When I was in high school, I remember being preoccupied with being my “authentic” self. I am quite sure I had little idea of what that meant because I think it was akin to knowing the content of my ego, my likes and dislikes, and simply being honest about them. For someone who avoids confrontation and tends to hide or lie about the truth far too often with the more persistent people in her life, this might not have been a bad ethics to practice; although, if that was what I was aiming for, I didn’t achieve my goal then and still have not.
I say that I was a bit misdirected also because I am helped a great deal by Don Miguel Ruiz Jr.’s description of the Authentic self in his Five Levels of Attachment. From his perspective, the true self is no-self. It is one level below “preference,” and so implies that when there is so little attachment, one can be open to experiences without evaluating experiences in terms of likes and dislikes. And I don’t have her book with me (it is in my classroom library), but Roshi Pat Enkyo O’Hara, in Most Intimate, attributes the same idea to Zen thought when she refers to going with the flow of life, the “self” moving in and out of holes. I think of big, hollowed holes in my face, but that is just my wacky mind. Also, Ram Das, in Polishing the Mirror, a text I am currently reading, writes, “As you are pulled inward [to the truth], you begin to leave behind the kinds of clinging and attachment that keep distorting and narrowing your vision” (1).
It is a relief to let go of a notion of self (I have for a while, at least from my experience) because maintaining any sort of narrative, and even figuring it out, could feel like a tight, constricting costume that came with orange rubber balls I needed to juggle as long as I wanted to claim it. Now I can just relax, breathe, and Be. Well, when I remember and am not wrapped up in mindless thoughts.
I used to have these huge three-ring binders about my life that I would update and nostalgically review. They were colorful and introspective, with photos and journal entries I had printed out. Sort of a narcissist’s scrapbook. It began as a project in 9th grade, “Freshman Memoirs,” and I loved the idea so much that I kept making a binder for each year (really each academic year because that is how time is demarcated in my mind) right up through graduate school. But about a year and a half ago, I decided it was too much work transporting them to wherever I moved and attempting to keep them hidden from others (strange that I wanted to catalogue a “self” so flamboyantly but then hide it), and I tossed them all away. I was at my parents’ house when I did this, and my mother, watching me from the doorway, commented that it seemed like I was erasing myself. It rather felt as if I were emerging and stepping out into the world a little lighter and freer.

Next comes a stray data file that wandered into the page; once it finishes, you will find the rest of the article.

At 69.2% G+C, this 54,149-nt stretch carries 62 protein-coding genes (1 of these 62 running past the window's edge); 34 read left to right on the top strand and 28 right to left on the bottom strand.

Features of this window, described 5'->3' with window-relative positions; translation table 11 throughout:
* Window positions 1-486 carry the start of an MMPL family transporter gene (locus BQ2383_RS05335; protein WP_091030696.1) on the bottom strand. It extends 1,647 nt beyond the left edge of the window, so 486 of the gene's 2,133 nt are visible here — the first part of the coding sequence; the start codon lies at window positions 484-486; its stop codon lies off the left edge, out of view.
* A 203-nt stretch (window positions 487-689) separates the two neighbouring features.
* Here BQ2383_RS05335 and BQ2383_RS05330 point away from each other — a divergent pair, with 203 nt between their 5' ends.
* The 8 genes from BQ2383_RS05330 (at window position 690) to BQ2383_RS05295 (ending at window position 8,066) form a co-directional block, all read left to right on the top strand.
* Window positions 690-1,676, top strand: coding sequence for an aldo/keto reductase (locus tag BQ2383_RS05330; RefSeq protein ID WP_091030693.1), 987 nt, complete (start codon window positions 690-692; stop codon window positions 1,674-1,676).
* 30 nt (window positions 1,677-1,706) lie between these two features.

For me, not having a self means letting go and forgetting what I might want to be or be seen as. When I walk through the halls of my workplace, I can simply experience the light through the windows and feel the air on my flesh and listen to what my voice sounds like humming. It allows me to take each moment as a fresh, new experience with curiosity and surprise. I can just focus on enjoying myself and being kind to others, without much self-consciousness. I don’t always remember this, of course. Being present like this just means to me that I am really seeing, really looking around, and everything becomes more vividly clear.
I wonder, coming from gender studies and writing for this site, if I am in danger of minimizing how unavoidable or helpful identity can be for some people and ignoring the privilege and luxury it may imply to be able to not be aware of or have pointed out to me markers of my identity because I am white, middle class, cis-gendered, and probably seen as straight. But I don’t necessarily forget my body. I cannot, when I am cupped around the nape of my bare neck by an older man who wants to “apologize” to me for bumping into me in the grocery store, as he explains he didn’t see my “ephemeral spirit” – or something like that – as if I were his grand-daughter or intimate partner (yesterday’s experience).
On a more positive note, I am fully aware of my menstruating body as I experience heightened pain, creativity, and sensual desire (last week’s experience). I am more aware of my body when I can quiet my mind. Being present is something I first came across in Eckhart Tolle, and I’ve always wondered about the universality of what he says though. One of my students is currently writing her juxtaposition/synthesis essay on his (and Trungpa’s) potential mis-handling of mental health and neuroses, for instance. So, I suppose I will have to think upon what I am inclined to celebrate and advocate for more critically. For me, though, no-self does feel like a good self, and it makes me a softer, kinder person most of the time, and that is really what I wanted to share.
LaChelle Schilling, Ph.D., graduated in 2014 from the Women and Religion program at Claremont Graduate University. She teaches composition from a contemplative pedagogical approach at Oklahoma State University. Currently, she is working on a book project titled Minimalism, Mindfulness, and the Middle Way, incorporating guidance from sacred wisdom literatures. She is also working on certification as a yoga instructor.